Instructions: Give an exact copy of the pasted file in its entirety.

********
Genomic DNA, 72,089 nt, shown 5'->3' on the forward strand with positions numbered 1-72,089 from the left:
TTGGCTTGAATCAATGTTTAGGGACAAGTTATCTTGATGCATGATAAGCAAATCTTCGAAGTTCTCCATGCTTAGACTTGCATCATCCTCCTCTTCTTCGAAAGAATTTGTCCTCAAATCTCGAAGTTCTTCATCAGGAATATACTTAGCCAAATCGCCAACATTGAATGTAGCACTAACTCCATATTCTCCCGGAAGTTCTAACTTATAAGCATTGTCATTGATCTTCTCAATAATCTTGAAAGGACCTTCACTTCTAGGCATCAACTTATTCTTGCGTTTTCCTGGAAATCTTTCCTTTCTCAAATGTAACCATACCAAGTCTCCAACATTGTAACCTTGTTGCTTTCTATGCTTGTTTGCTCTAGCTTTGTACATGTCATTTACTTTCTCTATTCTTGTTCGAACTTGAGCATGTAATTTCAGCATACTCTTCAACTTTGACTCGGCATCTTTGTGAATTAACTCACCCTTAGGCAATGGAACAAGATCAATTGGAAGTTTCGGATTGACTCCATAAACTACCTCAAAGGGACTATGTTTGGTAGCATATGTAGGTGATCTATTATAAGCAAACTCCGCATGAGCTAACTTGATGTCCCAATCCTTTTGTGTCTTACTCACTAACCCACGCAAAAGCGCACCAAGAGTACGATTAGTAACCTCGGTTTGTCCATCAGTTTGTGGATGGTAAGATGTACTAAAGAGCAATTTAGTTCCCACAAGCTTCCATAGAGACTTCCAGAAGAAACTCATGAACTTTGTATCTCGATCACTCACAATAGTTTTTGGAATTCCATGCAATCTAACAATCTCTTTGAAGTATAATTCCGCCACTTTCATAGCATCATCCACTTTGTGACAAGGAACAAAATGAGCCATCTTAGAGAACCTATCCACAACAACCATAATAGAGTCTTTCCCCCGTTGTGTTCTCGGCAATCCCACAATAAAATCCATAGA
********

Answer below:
Genomic DNA, 72,089 nt, shown 5'->3' on the forward strand with positions numbered 1-72,089 from the left:
TTGGCTTGAATCAATGTTTAGGGACAAGTTATCTTGATGCATGATAAGCAAATCTTCGAAGTTCTCCATGCTTAGACTTGCATCATCCTCCTCTTCTTCGAAAGAATTTGTCCTCAAATCTCGAAGTTCTTCATCAGGAATATACTTAGCCAAATCGCCAACATTGAATGTAGCACTAACTCCATATTCTCCCGGAAGTTCTAACTTATAAGCATTGTCATTGATCTTCTCAATAATCTTGAAAGGACCTTCACTTCTAGGCATCAACTTATTCTTGCGTTTTCCTGGAAATCTTTCCTTTCTCAAATGTAACCATACCAAGTCTCCAACATTGTAACCTTGTTGCTTTCTATGCTTGTTTGCTCTAGCTTTGTACATGTCATTTACTTTCTCTATTCTTGTTCGAACTTGAGCATGTAATTTCAGCATACTCTTCAACTTTGACTCGGCATCTTTGTGAATTAACTCACCCTTAGGCAATGGAACAAGATCAATTGGAAGTTTCGGATTGACTCCATAAACTACCTCAAAGGGACTATGTTTGGTAGCATATGTAGGTGATCTATTATAAGCAAACTCCGCATGAGCTAACTTGATGTCCCAATCCTTTTGTGTCTTACTCACTAACCCACGCAAAAGCGCACCAAGAGTACGATTAGTAACCTCGGTTTGTCCATCAGTTTGTGGATGGTAAGATGTACTAAAGAGCAATTTAGTTCCCACAAGCTTCCATAGAGACTTCCAGAAGAAACTCATGAACTTTGTATCTCGATCACTCACAATAGTTTTTGGAATTCCATGCAATCTAACAATCTCTTTGAAGTATAATTCCGCCACTTTCATAGCATCATCCACTTTGTGACAAGGAACAAAATGAGCCATCTTAGAGAACCTATCCACAACAACCATAATAGAGTCTTTCCCCCGTTGTGTTCTCGGCAATCCCACAATAAAATCCATAGA